As the autocar’s headlights swept across Sheila Fisher’s light gray house, CID Detective Jeb Forrester felt like he was coming home. The Fisher residence — an antiquated structure ripped from the early 40’s — reminded him of his grandmother’s house. The slanted roof had red clay tiles instead of solar, and a two-car garage sprouted from the house’s rectangular body. The garage even had a classic segmented door.
The house was double the size of the stack home in which Jeb grew up. Even Palmdale real estate was pricey in today’s housing markets, so if Sheila’s parents weren’t rich, they had likely inherited the house from ancestors. For a family of closed circuits, they lived well. A thin green cypress tree shot skyward in the yard — cloned, no doubt, since the natural variety had been eaten by invasive beetles fifty years ago — and the lawn was freshly combed, smooth dirt marked by swirling patterns of colored pebbles.
This wasn’t the house of a teenager who wore grimy cargo pants and combat boots laced with barbed wire.
As the autocar cruised to a stop, its gullwing doors folded open. Jeb stepped out and watched his trainee do the same. Even this late, California nights felt hot and humid.
“CID records list Sheila’s parents as Andrew and Pamela Fisher,” Jeb said. “Andrew’s a desalination engineer for Palmdale’s city office, and Pamela chairs the local chapter of Natural Bodies.” Jeb remembered Cowan’s outburst at the fence. “I’ll do the talking.”
“Understood.” Cowan ran his hands through his short black hair reflexively, fixing it, even though it was already basically fixed. “Mouth shut, eyes open.” He seemed nervous.
Jeb smiled, but only on the inside. Cowan had the type of face that seemed both trusting and trustworthy, with a strong chin and ears that were just a tad too big. With hardened suspects, his fresh-faced appearance might hurt him, but with younger or single folks, it might actually help. He had an eye for details and listened to feedback instead of fighting it. He had potential, which was more than Jeb could say for most rookies.
What bothered Jeb at the moment was Cowan’s “training exercise”. Jeb never directly questioned his orders — he’d been a cog in the machine too long to be that stupid — but it made absolutely no sense for the CID to give him a first day trainee on a puppeting case. Guns had been illegal for decades now, and a puppeted shooting like this should have attracted the CID’s top resources. Yet all they’d sent to investigate Ventura Visions was Jeb and a rookie rounding out his first day. Nothing about that smelled right.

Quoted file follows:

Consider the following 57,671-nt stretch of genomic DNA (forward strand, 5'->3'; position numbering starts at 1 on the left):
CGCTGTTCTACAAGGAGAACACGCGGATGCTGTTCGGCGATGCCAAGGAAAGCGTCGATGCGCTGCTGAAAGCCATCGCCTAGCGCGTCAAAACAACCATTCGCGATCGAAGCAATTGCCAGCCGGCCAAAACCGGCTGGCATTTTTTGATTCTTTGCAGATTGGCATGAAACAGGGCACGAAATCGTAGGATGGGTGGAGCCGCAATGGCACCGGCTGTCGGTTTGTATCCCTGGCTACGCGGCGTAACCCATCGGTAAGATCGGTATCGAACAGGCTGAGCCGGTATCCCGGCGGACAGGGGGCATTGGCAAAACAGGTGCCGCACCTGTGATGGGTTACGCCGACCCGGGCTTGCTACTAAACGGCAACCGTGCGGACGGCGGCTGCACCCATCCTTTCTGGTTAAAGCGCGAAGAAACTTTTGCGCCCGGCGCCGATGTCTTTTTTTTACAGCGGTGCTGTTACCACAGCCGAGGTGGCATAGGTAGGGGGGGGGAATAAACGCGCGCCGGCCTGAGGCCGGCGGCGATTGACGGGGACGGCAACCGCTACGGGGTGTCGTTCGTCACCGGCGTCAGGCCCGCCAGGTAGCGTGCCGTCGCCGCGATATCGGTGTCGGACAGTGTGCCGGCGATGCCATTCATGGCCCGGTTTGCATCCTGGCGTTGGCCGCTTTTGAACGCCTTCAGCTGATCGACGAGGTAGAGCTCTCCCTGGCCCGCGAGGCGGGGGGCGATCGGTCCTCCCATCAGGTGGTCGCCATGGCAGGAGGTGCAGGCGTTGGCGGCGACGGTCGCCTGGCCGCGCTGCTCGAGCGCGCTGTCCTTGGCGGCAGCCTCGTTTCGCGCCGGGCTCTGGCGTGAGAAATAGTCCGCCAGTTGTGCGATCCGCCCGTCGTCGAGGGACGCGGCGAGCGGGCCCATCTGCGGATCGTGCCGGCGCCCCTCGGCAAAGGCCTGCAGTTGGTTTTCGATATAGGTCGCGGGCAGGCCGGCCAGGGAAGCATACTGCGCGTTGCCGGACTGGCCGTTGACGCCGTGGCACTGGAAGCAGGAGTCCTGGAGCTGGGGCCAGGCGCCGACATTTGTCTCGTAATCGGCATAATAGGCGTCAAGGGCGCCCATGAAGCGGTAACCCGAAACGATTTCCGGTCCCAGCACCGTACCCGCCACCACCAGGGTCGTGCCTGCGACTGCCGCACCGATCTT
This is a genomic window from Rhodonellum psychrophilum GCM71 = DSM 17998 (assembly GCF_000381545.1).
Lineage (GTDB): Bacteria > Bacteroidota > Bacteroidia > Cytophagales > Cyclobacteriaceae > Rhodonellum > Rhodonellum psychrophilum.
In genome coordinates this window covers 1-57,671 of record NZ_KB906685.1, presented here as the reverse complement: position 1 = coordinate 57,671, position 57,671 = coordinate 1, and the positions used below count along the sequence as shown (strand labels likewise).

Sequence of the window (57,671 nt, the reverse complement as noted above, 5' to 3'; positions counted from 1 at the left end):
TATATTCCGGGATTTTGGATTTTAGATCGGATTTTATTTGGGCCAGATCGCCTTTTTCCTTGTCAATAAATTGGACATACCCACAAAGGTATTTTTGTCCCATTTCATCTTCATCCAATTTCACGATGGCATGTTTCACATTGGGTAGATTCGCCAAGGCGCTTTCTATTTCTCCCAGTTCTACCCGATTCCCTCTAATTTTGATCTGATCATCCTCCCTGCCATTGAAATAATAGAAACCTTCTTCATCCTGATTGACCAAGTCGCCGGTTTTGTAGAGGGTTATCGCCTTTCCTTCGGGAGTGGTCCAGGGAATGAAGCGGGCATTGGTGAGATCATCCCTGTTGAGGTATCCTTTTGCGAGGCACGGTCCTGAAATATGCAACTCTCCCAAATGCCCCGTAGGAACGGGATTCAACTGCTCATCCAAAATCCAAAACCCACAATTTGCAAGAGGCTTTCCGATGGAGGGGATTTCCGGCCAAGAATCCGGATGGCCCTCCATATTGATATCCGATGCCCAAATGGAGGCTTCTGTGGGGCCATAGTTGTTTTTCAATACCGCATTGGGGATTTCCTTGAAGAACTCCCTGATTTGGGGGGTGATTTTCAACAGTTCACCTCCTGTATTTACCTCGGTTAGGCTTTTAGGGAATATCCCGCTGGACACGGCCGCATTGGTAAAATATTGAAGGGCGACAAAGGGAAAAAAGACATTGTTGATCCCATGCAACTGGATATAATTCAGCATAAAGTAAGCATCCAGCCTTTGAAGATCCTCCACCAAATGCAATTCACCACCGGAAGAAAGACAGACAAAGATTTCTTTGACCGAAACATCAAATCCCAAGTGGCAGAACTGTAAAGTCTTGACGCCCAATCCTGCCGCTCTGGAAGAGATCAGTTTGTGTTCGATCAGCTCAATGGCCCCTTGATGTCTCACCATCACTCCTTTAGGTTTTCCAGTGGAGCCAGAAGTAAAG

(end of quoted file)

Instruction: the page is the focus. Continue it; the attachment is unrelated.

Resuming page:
Still, one mystery at a time.
Jeb led, loafers crunching pebbles on the path to the front door. His black duster drifted out behind him like a curtain, a graphene and Kevlar weave capable of stopping even metal bullets. This didn’t look like the house of militant Natural Body nuts, but you never knew what to expect on a reservation. Some of them still smuggled in guns.
He pressed the doorbell. A chime sounded inside, and Jeb didn’t miss it when Cowan blinked like the door had yelled at him. Today’s doorbells were PBA pings, so the kid must think he’d traveled back in time. The amplifiers imbedded deep inside Jeb’s ears picked up footsteps beyond the door, unhurried and even, and that was reassuring.
“One moment!” A woman cracked the door and peered out. “Can I help you, officers?” If she was surprised to see two cops standing on her porch past dark, she didn’t look it.
Jeb engaged his most comforting rumble. “Good evening, ma’am. Is this the Fisher residence?”
Pamela Fisher stepped onto her front porch, back straight and eyes narrow. Even this late, she wore a pink blouse and a gray skirt with black flats. Her dirty-blond hair matched her daughter’s, and she looked to be in her late forties.
Her shoulders sagged. “What has Sheila done now?”
“If you don’t mind, ma’am, I’d prefer to talk inside.” Jeb kept his prosthetic hand at his side, because cyberization often made Natural Body folks uncomfortable. “My name is Detective Forrester. This is my partner, Detective Soto. We’d like to ask you some questions about your daughter.”
A man yelled from inside the house. “Just tell the cops we’ll pay the fine! Is she spending the night in jail?”
“Missus Fisher,” Jeb said, “I must insist.”
“Yes, all right.” Pamela smoothed her blouse and turned. “Follow me, please. We’ll talk in the parlor.”
This couple had a parlor. Had Sheila been rebelling against her perfect home by jumping into counterculture? Or had she simply wanted to experience the pleasureboxes her clear circuit friends raved about? Jeb activated his archiver and entered the home.